I know. The last time I talked about Raleigh here I was reporting my tough decision to back out of the race and take some much needed down time. And I did. Following that hard decision, I came down with a terrible cold that I think I had been fighting off for about two weeks. After almost two weeks of rest, I began feeling better. I slowly started back into some basic training. And it felt good. It was during the first great swim back that I started thinking that maybe Raleigh was a possibility. Maybe by letting my mind, body, and heart off of the hook for a little bit, I was able to reset and reconnect with why I choose to do these long distances in the first place.
So quietly and with the help of friends, Jon, and my coach, I decided to go. I decided to think of it as a training day and stay happy, and before I knew it race weekend was upon us, and Jon, Rowan, and I were traveling three hours to Raleigh.
All of the prerace activities were business as usual with the exception of the split transition area. Jordan Lake is thirty miles from the finish line in downtown Raleigh, so that made the entire experience different. From dropping off my bike the day before to getting up at three in the morning in order to set up T2 and board a charter bus to get to T1 in enough time.
I was incredibly lucky to finally meet a wonderful friend I’ve made on Instagram. She was returning to Raleigh for redemption, and we enjoyed a prerace dinner and all of our race morning jitters were easily shared and dismissed as we watched the pros exit the water and waited for our own swim wave, which was third from the last.
This was the source of most of my anxiety. With a late swim wave, we only had 1:18 minutes to exit the swim in order to continue to the bike course. Jordan Lake is fairly calm, but it lacked the friendly current of Augusta’s Savannah River, and wetsuits were a race morning decision. Luckily the water temperature stayed in our favor. As I watched wave after wave leave the beach, I gave myself permission to be confident instead of nervous. I knew I was trained enough to swim 1.2 miles. And even with the lack of open water practice this spring, I knew I was able to stay focused and not panic.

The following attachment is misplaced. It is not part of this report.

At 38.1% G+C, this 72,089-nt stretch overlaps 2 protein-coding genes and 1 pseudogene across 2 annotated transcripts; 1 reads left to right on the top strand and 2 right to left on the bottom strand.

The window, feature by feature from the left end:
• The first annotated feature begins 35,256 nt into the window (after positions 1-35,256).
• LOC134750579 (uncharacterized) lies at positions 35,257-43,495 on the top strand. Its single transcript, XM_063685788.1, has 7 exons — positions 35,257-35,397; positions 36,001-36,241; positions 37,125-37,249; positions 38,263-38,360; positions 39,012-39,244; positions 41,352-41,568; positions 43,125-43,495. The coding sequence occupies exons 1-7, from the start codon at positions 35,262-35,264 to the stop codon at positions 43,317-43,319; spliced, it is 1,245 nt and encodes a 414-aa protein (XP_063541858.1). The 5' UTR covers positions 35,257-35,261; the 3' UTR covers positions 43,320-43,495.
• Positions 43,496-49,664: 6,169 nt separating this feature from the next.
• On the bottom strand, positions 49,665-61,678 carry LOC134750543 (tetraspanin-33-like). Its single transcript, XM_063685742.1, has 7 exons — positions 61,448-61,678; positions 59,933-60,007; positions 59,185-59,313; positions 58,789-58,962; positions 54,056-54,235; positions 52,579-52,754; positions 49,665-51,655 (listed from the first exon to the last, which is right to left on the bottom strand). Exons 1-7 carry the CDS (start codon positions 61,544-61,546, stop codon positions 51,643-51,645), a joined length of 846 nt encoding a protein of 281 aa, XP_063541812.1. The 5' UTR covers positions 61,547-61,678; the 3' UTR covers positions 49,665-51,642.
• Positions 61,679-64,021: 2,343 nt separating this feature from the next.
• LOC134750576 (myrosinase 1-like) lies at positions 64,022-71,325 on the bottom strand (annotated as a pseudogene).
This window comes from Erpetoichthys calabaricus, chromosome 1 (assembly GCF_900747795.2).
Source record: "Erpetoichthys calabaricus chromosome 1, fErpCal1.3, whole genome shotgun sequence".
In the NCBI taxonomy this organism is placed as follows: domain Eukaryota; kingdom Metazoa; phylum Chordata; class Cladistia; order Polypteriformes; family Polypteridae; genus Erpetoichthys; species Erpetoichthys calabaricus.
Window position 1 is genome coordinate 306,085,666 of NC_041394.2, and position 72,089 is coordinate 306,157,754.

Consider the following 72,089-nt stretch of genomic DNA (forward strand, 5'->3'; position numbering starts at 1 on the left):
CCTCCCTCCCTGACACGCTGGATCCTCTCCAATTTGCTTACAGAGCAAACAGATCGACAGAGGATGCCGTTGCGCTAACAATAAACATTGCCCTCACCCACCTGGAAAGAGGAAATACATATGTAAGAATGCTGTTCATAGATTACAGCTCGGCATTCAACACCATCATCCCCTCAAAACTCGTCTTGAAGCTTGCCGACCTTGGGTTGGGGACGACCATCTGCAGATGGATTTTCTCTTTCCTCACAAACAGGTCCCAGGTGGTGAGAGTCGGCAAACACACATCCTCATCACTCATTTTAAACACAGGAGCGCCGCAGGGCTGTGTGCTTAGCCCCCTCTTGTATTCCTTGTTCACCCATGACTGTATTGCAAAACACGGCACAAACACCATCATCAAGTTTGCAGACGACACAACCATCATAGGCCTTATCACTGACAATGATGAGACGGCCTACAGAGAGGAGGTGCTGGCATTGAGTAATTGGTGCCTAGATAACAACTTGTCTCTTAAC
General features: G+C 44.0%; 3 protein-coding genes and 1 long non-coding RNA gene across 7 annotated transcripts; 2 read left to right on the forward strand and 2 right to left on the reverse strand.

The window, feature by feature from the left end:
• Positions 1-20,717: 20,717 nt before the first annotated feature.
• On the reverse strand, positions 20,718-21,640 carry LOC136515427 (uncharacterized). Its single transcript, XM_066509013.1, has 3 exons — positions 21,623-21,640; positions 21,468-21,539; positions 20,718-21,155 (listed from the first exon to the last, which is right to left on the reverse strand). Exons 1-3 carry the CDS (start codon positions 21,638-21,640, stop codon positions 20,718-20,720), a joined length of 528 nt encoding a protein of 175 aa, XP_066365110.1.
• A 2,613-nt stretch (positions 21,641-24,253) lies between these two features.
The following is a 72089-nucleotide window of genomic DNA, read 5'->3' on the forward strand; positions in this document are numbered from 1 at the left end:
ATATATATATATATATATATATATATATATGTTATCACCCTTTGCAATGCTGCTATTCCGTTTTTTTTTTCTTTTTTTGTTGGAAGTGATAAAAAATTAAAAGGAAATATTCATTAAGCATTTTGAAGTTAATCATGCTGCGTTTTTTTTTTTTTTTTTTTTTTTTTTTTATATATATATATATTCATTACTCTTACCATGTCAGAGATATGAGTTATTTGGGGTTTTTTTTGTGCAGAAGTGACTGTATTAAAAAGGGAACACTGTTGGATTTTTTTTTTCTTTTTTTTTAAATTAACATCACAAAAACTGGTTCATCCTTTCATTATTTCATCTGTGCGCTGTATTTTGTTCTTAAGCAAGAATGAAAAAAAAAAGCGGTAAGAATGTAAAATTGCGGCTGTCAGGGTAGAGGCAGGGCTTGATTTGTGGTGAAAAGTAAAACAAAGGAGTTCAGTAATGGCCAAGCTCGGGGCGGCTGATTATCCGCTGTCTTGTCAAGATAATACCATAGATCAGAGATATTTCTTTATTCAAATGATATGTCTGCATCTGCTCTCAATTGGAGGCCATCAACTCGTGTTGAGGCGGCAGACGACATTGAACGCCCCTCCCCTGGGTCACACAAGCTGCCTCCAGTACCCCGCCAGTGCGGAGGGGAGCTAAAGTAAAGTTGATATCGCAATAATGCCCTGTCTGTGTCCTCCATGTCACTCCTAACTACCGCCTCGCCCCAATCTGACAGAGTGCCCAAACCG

I planned to take the triangular swim course buoy by buoy, and for the first leg, I was fine. I breathe to my left, and even with the buoys on my right and the typical swim start melee, I was able to stay focused and calm. Once I turned and started the second and longest leg, the sun was in my face and with the buoys still on my right and my googles fogging, it was impossible to sight. I stayed with the crowd, but I was feeling winded and short of breath, so I unzipped my wetsuit. And then the calf cramps started. As soon as I started to kick, they would seize, so I was only able to pull for the rest of the swim. My mental focus was shot, and I stopped often to reset, but I knew I was making enough consistent forward progress that I would make the cut off even if most of the other blue swim caps were well ahead of me. And just to add humor to the experience, when I was twenty feet from the exit ramp, I attempted to kick, and both calves seized, so I had to flip over and float and loosen them. The officials at the exit and the spectators probably wondered why I chose to take a break when I was within feet of being able to touch the bottom! I could only laugh to myself at that one.
Transition 1 4:57
This was an easy transition, and at least this time improved from Augusta!